During the summer of 2015, Ontario, Canada, hosted the Pan/Parapan American Games (Games) in the Greater Golden Horseshoe Area, which is the third-largest international multisport event and the largest multisport games ever hosted by Canada. More than 10,000 athletes, coaches, and officials from more than 41 countries were involved in the event, and the Games’ footprint was enormous with more than 60 venues across 16 municipalities and 10 different police jurisdictions at the municipal, provincial, and federal levels. The venues were connected through the Games Route Network, a system of roadways spanning 780 kilometres. The Ontario Provincial Police led the Integrated Security Unit and had policing responsibility for 80 percent of the Games Route Network. The Toronto Police Service had jurisdiction over approximately 10 percent of the network, with the other seven municipal police services in the Integrated Security Unit (ISU) having responsibility for the remaining 10 percent. The Games’ operational period was lengthy—a total of 59 days from June to August.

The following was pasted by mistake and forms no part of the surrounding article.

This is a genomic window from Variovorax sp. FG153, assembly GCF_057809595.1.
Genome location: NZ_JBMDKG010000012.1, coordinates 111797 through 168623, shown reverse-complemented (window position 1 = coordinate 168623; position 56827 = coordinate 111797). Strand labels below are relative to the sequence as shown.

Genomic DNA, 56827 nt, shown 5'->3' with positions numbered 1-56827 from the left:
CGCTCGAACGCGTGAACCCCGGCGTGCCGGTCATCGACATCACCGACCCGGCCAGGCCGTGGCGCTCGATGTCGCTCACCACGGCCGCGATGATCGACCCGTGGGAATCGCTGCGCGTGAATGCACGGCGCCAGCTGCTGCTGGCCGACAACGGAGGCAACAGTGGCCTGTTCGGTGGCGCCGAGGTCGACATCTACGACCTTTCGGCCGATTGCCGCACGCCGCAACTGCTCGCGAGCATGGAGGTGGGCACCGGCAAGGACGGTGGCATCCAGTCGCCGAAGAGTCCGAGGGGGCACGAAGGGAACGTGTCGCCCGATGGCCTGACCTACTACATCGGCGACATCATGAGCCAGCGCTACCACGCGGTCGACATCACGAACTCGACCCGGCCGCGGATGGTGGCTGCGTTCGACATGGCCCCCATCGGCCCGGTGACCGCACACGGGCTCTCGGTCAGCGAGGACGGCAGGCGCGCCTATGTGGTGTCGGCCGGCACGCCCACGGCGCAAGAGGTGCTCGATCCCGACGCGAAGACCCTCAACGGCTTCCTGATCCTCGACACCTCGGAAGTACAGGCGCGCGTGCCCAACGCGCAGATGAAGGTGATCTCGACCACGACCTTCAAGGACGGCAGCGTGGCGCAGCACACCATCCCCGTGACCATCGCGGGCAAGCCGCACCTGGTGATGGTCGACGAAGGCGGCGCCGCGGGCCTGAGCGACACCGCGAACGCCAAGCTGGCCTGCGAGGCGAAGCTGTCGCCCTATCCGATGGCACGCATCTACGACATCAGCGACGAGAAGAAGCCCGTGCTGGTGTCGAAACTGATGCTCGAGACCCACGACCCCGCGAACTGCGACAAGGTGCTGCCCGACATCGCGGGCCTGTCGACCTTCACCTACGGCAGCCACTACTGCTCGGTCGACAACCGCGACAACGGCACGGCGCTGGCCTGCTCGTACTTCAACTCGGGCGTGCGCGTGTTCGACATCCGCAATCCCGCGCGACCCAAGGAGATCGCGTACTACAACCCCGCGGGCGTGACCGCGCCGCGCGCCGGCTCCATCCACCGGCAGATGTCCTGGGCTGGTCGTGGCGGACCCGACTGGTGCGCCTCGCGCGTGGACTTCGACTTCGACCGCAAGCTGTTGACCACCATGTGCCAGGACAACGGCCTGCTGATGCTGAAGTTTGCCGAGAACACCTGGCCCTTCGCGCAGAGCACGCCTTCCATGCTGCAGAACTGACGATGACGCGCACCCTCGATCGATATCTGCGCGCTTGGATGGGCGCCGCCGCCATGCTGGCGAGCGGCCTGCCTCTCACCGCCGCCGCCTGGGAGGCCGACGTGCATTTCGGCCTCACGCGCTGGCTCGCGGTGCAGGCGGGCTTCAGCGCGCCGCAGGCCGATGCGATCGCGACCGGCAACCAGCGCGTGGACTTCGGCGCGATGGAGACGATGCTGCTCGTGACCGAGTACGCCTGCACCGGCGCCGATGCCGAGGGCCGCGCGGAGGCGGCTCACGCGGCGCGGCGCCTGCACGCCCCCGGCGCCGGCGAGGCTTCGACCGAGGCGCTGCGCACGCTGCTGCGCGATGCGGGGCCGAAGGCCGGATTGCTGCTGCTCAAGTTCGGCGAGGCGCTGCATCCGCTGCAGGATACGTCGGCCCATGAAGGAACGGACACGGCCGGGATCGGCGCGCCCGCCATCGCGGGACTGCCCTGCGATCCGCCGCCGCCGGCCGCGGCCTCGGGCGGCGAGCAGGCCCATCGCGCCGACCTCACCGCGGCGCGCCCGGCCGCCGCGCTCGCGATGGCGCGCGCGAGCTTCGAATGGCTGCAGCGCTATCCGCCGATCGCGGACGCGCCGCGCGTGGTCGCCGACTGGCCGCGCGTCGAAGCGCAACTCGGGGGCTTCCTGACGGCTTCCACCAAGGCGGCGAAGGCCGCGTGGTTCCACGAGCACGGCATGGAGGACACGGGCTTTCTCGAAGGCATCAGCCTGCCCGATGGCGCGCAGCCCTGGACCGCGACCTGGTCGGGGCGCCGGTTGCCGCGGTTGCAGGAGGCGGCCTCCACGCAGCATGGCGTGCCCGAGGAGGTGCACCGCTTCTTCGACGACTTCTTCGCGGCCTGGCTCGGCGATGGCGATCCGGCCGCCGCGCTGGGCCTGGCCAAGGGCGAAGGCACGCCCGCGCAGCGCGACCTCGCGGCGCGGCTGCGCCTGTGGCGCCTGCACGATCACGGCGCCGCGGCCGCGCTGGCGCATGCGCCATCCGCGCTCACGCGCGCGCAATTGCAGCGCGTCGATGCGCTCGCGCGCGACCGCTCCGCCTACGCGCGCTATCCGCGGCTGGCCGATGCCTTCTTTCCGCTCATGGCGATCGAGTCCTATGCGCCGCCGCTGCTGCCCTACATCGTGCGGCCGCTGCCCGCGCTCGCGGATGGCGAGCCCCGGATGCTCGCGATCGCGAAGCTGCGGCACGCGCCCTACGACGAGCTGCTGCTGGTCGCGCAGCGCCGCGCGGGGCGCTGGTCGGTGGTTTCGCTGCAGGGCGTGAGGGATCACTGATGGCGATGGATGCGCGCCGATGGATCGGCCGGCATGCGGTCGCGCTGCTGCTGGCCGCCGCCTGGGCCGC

The Greater Golden Horseshoe Area highways, particularly in the Greater Toronto Area, are known to experience some of the most significant traffic congestion in North America. The Greater Golden Horseshoe Area is home to approximately 9 million residents, almost 70 percent of Ontario’s population. Traffic management during the Games was a critical priority and was recognized early on as one of the highest risk areas. As a result, the Pan Am Transportation Team (PATT) was created. It included both senior executives and mid-management stakeholders with working groups made up of all transportation partners, including the police, the Ministry of Transportation, local road authorities, transit partners, and the Games Organizing Committee. This multidisciplinary, transportation-focused group allowed close collaboration and interoperability among the partners as effective practices and lessons learned from prior events were discussed and challenges were shared.